[ lit-er ]
See synonyms for: litterlitteredlittering on

  1. objects strewn or scattered about; scattered rubbish.

  2. a condition of disorder or untidiness: We were appalled at the litter of the room.

  1. a number of young brought forth by a multiparous animal at one birth: a litter of six kittens.

  2. a framework of cloth stretched between two parallel bars, for the transportation of a sick or wounded person; stretcher.

  3. a vehicle carried by people or animals, consisting of a bed or couch, often covered and curtained, suspended between shafts.

  4. straw, hay, or the like, used as bedding for animals or as protection for plants.

  5. the layer of slightly decomposed organic material on the surface of the floor of the forest.

verb (used with object)
  1. to strew (a place) with scattered objects, rubbish, etc.: to be fined for littering the sidewalk.

  2. to scatter (objects) in disorder: They littered their toys from one end of the playroom to the other.

  1. to be strewn about (a place) in disorder (often followed by up): Bits of paper littered the floor.

  2. to give birth to (young), as a multiparous animal.

  3. to supply (an animal) with litter for a bed.

  4. to use (straw, hay, etc.) for litter.

  5. to cover (a floor or other area) with straw, hay, etc., for litter.

verb (used without object)
  1. to give birth to a litter: The cat had littered in the closet.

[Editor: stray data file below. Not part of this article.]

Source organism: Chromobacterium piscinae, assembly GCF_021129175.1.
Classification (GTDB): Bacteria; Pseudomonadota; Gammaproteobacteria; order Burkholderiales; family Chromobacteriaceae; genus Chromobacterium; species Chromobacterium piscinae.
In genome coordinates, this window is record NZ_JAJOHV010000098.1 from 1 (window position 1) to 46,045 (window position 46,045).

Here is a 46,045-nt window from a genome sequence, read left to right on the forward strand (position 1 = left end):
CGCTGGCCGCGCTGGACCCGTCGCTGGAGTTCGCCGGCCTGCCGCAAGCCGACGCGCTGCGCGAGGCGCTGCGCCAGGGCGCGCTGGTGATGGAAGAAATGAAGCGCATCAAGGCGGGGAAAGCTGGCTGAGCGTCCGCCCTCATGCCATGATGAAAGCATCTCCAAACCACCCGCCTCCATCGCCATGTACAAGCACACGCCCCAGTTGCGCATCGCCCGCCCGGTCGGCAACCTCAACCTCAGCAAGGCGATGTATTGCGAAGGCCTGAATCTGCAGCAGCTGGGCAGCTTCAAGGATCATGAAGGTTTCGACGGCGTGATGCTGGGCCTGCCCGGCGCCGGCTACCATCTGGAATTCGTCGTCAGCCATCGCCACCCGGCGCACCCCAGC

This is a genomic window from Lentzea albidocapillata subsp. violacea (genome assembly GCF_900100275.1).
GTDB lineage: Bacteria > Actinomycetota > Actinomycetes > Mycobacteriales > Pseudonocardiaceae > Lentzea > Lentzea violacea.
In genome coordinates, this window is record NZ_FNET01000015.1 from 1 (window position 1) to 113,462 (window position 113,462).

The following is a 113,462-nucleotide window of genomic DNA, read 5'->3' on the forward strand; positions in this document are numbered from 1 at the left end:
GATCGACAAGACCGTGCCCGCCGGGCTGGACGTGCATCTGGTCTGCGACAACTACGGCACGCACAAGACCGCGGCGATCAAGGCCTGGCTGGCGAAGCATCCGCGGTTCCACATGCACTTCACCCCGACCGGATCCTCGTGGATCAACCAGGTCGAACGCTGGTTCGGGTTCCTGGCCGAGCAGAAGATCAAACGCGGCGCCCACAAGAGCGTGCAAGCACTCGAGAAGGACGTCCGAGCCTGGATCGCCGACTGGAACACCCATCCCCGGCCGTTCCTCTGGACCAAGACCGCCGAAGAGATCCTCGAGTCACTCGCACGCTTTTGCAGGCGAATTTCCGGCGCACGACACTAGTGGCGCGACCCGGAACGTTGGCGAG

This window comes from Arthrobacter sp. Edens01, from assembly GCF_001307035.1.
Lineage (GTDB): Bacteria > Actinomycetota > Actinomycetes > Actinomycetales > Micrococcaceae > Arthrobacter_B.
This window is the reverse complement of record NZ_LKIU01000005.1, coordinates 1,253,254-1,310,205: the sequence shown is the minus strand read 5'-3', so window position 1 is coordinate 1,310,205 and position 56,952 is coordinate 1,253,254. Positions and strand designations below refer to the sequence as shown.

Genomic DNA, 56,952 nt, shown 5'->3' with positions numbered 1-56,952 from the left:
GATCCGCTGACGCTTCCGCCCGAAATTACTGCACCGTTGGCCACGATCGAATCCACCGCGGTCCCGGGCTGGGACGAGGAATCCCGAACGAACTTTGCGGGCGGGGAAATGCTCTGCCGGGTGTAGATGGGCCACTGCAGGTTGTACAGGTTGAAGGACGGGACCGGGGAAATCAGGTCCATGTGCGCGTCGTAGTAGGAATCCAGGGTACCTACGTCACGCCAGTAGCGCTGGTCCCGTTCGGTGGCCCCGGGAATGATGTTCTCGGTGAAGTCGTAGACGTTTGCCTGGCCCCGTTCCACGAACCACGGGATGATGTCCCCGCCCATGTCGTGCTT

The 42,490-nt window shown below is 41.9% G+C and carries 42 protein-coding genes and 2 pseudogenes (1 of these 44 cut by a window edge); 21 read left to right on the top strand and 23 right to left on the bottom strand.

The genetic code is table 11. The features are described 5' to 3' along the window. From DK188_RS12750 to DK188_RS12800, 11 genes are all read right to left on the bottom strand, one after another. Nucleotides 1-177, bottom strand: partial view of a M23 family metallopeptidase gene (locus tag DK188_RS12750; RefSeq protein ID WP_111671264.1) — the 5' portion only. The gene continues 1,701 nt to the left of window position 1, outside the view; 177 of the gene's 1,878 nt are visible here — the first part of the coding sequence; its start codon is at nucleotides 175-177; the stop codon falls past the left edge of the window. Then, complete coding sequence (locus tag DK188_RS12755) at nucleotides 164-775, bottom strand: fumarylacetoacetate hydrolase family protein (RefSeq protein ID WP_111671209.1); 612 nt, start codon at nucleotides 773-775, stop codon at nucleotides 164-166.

2. to strew objects about: If you litter, you may be fined.

Idioms about litter

  1. pick of the litter,

    • the best or choicest of the animals, especially puppies, in a litter.

    • the best of any class, group, or available selection.

Origin of litter

First recorded in 1250–1300; Middle English litere “bed, litter,” from Anglo-French; Old French litiere, from Medieval Latin lectāria, equivalent to Latin lect(us) “bed” + -āria feminine of -ārius noun suffix; see -er2

synonym study For litter

3. See brood.

Other words for litter

Other words from litter

  • lit·ter·er, noun
  • an·ti·lit·ter, adjective
  • an·ti·lit·ter·ing, adjective
  • de-litter, verb (used with object)
  • un·lit·tered, adjective

Words that may be confused with litter

Words Nearby litter Unabridged Based on the Random House Unabridged Dictionary, © Random House, Inc. 2024

How to use litter in a sentence

British Dictionary definitions for litter


/ (ˈlɪtə) /

    • small refuse or waste materials carelessly dropped, esp in public places

    • (as modifier): litter bin

  1. a disordered or untidy condition or a collection of objects in this condition

  1. a group of offspring produced at one birth by a mammal such as a sow

  2. a layer of partly decomposed leaves, twigs, etc, on the ground in a wood or forest

  3. straw, hay, or similar material used as bedding, protection, etc, by animals or plants

  4. a means of conveying people, esp sick or wounded people, consisting of a light bed or seat held between parallel sticks

  1. to make (a place) untidy by strewing (refuse)

  2. to scatter (objects, etc) about or (of objects) to lie around or upon (anything) in an untidy fashion

  1. (of pigs, cats, etc) to give birth to (offspring)

  2. (tr) to provide (an animal or plant) with straw or hay for bedding, protection, etc

Origin of litter

C13 (in the sense: bed): via Anglo-French, ultimately from Latin lectus bed

Collins English Dictionary - Complete & Unabridged 2012 Digital Edition © William Collins Sons & Co. Ltd. 1979, 1986 © HarperCollins Publishers 1998, 2000, 2003, 2005, 2006, 2007, 2009, 2012